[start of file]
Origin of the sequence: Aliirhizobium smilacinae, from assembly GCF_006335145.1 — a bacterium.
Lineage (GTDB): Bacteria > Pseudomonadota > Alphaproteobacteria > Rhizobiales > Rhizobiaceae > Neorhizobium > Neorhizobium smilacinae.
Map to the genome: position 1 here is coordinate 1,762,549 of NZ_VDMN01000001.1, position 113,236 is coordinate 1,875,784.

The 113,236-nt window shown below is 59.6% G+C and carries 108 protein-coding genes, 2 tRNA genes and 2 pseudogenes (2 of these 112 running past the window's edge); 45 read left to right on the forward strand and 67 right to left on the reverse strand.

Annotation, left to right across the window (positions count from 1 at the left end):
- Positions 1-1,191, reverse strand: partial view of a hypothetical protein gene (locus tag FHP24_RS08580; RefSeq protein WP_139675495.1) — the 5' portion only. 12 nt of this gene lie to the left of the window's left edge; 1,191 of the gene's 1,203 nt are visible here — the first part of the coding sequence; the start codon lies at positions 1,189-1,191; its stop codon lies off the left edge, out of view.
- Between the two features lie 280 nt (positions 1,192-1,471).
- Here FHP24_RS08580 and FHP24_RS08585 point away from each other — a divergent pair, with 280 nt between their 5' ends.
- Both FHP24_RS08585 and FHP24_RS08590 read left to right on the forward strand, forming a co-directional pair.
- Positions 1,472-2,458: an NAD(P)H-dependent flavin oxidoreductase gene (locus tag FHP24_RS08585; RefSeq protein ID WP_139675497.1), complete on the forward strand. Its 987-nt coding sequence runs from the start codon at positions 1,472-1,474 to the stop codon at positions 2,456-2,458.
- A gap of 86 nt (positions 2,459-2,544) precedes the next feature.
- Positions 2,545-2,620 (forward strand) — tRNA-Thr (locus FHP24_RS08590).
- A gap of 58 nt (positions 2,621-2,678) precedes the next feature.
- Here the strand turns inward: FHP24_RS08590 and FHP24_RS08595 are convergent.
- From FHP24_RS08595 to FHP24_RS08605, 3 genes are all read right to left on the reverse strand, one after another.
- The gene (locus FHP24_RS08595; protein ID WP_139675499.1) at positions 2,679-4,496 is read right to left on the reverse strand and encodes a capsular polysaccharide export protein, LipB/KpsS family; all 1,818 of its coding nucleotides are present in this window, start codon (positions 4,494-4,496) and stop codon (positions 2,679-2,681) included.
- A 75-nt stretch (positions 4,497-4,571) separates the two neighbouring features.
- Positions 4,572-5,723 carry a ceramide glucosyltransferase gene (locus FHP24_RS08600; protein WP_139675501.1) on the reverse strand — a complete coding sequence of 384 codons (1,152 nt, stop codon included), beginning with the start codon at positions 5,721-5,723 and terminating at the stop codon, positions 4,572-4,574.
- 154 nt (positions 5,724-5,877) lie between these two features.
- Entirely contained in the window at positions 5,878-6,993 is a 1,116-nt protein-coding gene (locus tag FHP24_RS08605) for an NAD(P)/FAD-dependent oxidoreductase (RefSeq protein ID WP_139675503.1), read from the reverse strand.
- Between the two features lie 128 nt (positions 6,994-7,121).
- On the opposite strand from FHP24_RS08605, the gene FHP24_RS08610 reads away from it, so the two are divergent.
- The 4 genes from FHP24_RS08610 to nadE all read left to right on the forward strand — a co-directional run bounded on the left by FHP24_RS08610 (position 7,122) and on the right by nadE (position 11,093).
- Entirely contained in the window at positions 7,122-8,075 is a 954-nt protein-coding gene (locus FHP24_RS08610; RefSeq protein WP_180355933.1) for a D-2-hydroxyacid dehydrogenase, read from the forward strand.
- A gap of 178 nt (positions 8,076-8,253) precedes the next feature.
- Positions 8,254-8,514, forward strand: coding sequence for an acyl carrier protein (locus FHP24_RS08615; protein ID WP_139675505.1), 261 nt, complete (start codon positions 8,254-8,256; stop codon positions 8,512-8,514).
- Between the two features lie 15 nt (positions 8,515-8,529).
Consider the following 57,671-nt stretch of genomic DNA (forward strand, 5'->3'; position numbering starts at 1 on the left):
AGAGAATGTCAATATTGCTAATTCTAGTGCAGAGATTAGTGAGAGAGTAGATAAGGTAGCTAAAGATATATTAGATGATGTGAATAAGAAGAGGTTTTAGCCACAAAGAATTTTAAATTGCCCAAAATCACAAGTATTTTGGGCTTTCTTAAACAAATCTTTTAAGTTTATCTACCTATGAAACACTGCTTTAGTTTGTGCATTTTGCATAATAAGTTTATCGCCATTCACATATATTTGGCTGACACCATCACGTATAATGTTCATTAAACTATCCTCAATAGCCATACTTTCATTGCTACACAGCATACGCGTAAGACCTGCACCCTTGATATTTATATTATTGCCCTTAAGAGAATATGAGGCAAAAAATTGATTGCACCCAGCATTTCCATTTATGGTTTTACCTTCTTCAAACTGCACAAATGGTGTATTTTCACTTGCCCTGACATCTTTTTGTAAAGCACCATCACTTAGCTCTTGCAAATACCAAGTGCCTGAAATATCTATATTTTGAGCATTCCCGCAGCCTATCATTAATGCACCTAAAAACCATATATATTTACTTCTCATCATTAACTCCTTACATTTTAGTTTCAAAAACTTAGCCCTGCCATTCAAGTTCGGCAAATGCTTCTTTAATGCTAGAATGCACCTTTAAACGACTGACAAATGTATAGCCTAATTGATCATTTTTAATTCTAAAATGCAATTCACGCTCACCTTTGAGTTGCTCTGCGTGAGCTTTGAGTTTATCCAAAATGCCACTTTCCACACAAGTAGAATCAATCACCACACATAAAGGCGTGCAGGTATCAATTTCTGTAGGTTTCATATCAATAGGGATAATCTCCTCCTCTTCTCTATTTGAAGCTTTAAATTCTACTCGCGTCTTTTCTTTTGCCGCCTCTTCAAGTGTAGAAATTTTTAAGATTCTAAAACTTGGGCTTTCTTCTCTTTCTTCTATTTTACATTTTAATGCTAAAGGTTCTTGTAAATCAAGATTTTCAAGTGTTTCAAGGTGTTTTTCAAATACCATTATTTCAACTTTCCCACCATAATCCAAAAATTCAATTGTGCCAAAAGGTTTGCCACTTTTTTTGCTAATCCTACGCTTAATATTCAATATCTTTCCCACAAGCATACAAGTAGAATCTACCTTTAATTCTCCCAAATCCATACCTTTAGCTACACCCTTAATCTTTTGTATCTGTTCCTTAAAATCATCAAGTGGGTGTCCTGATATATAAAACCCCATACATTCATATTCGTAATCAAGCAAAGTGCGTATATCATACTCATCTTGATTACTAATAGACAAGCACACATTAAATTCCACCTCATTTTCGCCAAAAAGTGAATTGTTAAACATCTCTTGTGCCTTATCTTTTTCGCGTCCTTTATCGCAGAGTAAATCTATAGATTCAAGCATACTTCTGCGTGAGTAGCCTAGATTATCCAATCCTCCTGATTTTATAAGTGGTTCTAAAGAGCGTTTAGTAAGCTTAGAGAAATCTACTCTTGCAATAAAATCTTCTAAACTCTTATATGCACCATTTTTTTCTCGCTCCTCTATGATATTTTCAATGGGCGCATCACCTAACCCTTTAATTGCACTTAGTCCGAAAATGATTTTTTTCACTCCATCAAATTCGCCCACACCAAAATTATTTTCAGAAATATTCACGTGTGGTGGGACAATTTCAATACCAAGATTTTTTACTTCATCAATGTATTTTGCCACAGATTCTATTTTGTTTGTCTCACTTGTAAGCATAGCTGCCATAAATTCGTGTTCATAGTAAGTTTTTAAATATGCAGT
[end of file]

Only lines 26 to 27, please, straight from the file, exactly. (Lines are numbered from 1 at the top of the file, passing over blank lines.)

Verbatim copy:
- Positions 8,254-8,514, forward strand: coding sequence for an acyl carrier protein (locus FHP24_RS08615; protein ID WP_139675505.1), 261 nt, complete (start codon positions 8,254-8,256; stop codon positions 8,512-8,514).
- Between the two features lie 15 nt (positions 8,515-8,529).